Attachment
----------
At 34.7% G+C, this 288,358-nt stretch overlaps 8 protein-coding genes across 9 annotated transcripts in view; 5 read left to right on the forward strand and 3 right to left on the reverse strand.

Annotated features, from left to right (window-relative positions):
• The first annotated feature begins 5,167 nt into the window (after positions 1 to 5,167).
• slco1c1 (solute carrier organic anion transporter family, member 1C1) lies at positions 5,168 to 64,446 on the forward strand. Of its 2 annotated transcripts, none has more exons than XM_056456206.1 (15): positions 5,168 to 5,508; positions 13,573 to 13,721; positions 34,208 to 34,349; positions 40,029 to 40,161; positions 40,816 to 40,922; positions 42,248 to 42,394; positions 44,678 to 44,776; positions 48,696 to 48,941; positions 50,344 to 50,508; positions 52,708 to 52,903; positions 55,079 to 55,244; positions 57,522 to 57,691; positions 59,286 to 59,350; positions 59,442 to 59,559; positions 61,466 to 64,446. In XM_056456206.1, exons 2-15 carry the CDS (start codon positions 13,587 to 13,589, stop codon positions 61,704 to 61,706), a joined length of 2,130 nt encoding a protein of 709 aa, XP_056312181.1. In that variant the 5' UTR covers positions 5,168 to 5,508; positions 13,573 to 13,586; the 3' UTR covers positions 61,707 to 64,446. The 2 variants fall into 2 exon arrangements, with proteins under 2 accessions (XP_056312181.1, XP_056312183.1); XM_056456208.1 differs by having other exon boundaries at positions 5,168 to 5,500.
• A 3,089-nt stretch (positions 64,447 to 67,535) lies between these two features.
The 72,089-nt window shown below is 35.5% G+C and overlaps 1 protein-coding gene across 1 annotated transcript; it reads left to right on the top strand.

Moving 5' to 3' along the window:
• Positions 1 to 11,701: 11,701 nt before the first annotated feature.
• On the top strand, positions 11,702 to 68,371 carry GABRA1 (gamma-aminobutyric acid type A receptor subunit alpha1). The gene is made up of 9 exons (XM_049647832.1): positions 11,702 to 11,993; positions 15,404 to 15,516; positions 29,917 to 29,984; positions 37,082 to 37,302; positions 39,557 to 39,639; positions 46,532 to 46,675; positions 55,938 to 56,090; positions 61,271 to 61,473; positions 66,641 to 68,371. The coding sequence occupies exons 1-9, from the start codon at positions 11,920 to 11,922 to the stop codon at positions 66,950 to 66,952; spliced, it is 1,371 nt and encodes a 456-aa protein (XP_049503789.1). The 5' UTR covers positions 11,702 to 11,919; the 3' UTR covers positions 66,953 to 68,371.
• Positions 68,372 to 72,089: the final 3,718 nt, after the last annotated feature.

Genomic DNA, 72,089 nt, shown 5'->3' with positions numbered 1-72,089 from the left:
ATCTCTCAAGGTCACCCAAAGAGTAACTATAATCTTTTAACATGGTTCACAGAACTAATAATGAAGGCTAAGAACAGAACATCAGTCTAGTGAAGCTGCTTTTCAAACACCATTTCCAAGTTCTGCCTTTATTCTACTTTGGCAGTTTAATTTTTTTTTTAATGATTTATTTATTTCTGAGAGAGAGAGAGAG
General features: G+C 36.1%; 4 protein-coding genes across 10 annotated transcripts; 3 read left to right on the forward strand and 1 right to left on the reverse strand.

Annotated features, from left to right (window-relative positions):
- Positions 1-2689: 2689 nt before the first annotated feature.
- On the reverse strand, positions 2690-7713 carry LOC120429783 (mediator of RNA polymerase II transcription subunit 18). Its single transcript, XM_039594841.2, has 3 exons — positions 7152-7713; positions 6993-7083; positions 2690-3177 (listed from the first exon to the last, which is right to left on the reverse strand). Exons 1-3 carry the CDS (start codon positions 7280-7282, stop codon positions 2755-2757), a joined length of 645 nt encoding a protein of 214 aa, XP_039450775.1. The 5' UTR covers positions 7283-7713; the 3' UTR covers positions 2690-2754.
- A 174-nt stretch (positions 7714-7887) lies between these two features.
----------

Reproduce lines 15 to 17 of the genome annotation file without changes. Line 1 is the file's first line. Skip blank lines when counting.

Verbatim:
- Positions 1-2689: 2689 nt before the first annotated feature.
- On the reverse strand, positions 2690-7713 carry LOC120429783 (mediator of RNA polymerase II transcription subunit 18). Its single transcript, XM_039594841.2, has 3 exons — positions 7152-7713; positions 6993-7083; positions 2690-3177 (listed from the first exon to the last, which is right to left on the reverse strand). Exons 1-3 carry the CDS (start codon positions 7280-7282, stop codon positions 2755-2757), a joined length of 645 nt encoding a protein of 214 aa, XP_039450775.1. The 5' UTR covers positions 7283-7713; the 3' UTR covers positions 2690-2754.
- A 174-nt stretch (positions 7714-7887) lies between these two features.